Tess Ward is now self employed though was a hospice chaplain until 2015. She is a writer of prayers and liturgies. She is a celebrant and facilitates traditional Christian services but more commonly, personal, more broadly spiritual ceremonies.  Her books include The Celtic Wheel of the Year and Alternative Pastoral Prayers. She also leads retreats and accompanies people on the spiritual journey.

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Woman in Blue Reading a Letter – Johannes Vermeer 1663/4

I had not been to the Rijks Museum in Amsterdam before 2014, so was lucky enough to go a year after its magnificent refurbishment.  I walked into the Gallery of Honour drinking in every painting.  Despite half my degree being in History of Art, the 17th century was not a period that I studied so knew little about it.  I found myself in front of the Vermeers and was most particularly taken by Woman in Blue Reading a Letter.  I had no previous interest in Vermeer.  I thought of his art as Dutch fridge magnets.  But here, I was drawn into a stillness despite the bustle around me and into a meditative state for the longest time. I was completely overcome by what the painting was doing – or undoing. When I came back into the room, I was curious as to how he could have induced that in me.  The Vermeer cubicle was hung with Dutch 17C domestic scenes by other artists which only highlighted Vermeer’s greatness.   What was it about him? His intense colour, ethereal light and exquisite draughtsmanship served to hallow a moment of engagement in a daily task, in this case, reading a letter.  Time distilled like a human still life. He pays attention to the woman paying attention and so gently required me, the viewer to pay my attention. This story stayed for me because I had the experience before I got the meaning.  I did not go into the gallery looking for Vermeer and had no previous interest in him. Even now, I have no idea what experts say about him, but in front of this painting I felt in my body and soul why Vermeer is a genius.  Life happened to me unmediated.

My pre-lockdown routine is to walk by the Tyne every day.  The Tyne is made of 2 rivers – the North which begins at Kielder and the South which begins in Alston Moor in Cumbria.  The rivers meet near Hexham where I live.  It has been a deep pleasure of our permitted exercise to discover a new walk in the woods at Watersmeet.  As I stand with the trees behind me, amidst the branches and debris of the February floods, I listen to the sound of the river rushing by.  Whatever condition I come in, life is flowing on and I am part of it.  At my feet, over the weeks the wood anemones have given way to primroses and now there are bluebells and wild garlic. I watch the waters of grief and the waters of gratitude flowing into one, on their journey down to Tynemouth, 36 miles away.  Grief and gratitude, the twin inner streams of lockdown, are inseperable, one river flowing through me every single day.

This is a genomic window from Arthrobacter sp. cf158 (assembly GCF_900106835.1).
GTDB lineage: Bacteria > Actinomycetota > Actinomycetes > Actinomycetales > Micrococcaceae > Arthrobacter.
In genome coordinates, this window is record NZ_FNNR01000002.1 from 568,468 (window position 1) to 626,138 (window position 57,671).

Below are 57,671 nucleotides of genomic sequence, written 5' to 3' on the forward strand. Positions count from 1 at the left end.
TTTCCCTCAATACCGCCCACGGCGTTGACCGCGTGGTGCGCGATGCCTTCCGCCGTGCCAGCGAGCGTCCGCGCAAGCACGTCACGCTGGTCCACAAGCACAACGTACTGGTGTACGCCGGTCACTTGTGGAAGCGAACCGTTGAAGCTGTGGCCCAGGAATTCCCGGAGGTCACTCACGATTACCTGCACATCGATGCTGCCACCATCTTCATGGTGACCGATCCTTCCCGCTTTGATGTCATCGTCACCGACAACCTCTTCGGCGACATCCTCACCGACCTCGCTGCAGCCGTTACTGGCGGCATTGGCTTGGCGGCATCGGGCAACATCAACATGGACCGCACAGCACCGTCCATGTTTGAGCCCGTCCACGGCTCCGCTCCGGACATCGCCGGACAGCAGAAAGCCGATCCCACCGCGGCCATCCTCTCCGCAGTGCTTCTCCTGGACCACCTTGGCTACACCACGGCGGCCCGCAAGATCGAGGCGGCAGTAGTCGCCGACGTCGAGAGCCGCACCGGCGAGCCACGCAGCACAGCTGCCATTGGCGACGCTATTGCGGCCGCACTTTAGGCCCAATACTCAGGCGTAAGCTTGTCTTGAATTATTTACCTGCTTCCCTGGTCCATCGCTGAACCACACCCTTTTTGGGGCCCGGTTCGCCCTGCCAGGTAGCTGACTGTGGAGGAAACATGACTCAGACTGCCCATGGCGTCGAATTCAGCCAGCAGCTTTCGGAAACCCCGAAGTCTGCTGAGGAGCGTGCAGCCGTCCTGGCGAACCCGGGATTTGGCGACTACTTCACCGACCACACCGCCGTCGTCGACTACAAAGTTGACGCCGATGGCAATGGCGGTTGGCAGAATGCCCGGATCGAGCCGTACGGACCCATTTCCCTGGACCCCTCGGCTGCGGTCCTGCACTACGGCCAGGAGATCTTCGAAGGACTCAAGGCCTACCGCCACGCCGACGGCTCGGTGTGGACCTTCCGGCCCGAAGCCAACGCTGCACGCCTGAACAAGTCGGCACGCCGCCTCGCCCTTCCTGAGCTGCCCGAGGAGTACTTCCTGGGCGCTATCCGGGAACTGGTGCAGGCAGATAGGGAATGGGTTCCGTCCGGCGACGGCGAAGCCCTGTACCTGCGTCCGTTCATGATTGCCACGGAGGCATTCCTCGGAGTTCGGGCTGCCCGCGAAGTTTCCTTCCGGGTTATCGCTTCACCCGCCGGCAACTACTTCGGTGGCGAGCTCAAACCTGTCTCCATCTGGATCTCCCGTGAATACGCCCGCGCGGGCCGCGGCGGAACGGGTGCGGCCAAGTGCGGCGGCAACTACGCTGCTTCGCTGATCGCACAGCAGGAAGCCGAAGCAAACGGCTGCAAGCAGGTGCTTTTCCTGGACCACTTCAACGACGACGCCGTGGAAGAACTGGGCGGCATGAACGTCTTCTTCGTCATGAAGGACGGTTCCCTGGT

I have good days and bad days.  We are locked down with the best and the worst of ourselves.  Even when I am feeling furniture-bitingly frustrated or sad and tearful, I let it all come and accept it without trying to understand.  This is how it is.  I can just let it be and it need not be covered over to get to the next thing on the timetable. Sometimes, it is like this in the night.  Dreams or the day’s moods can amplify and waken me.  My bed is comfortable, soft and white and I snuggle down even if I cannot get back to sleep and know that whilst the night-time phantoms are real, it is also true that all is well.  Grief and gratitude: the waters meet again.

The internet is awash with people trying to make sense of this time but this is a new time, a strange time, a never before time.  Rumi famously said “Exchange your cleverness for bewilderment”.  I choose to avoid the internet for my own self-care and stay bewildered.  I want to allow the wildness of myself and the earth around me, and this virus that we cannot entirely defend ourselves against, to be as they are.  I want to have the experience and let the meaning come later – and when it wants to come.  I want to delay the predictions.  I have heard them all from outright despair to blithe optimism for ourselves and the planet. I choose to be bewildered. The poet Kaveh Akbar commented that “in order to be bewildered, you have to be able to wonder.” The strangeness of this time helps me to wonder.  I wonder at the quiet, at the birds singing or flying with twig in beak, at the new normal of crossing the street to show you care, at the slow motion of time, suspended as in grief or new parenthood. I am bewildered like I was in front of Vermeer, without understanding.  I will wait to see what this time has to show me, but for now, I will try to live it.

This poem which I have (unfairly) lifted lines from is from an epic poem called Labrador by Kenneth White.  It is of course, the wrong season – but the right silence.  I have long valued it as a poem about bewilderment.

I lived a winter there

it was a time of white silence

I carved a poem on the rocks

in praise of winter and white silence

among the best runes ever done

I was aware of a new land

a new world

but I was loathe to name it too soon

simply content to use my senses

feeling my way

step by step.

I lived and moved as I have never done before

the track of the caribou in the snow

the flying of wild geese

the red Autumn of the maple tree

bitten by frost

I tried to learn

the language of that silence

a man needs to fix his knowledge

but he also needs an emptiness

in which to move

religion and philosophy

what I’d learned in the churches and the schools

were all too heavy for this travelling life

all that remained to me was poetry

but a poetry

as unobtrusive as breathing

a poetry like the wind

and the maple leaf.

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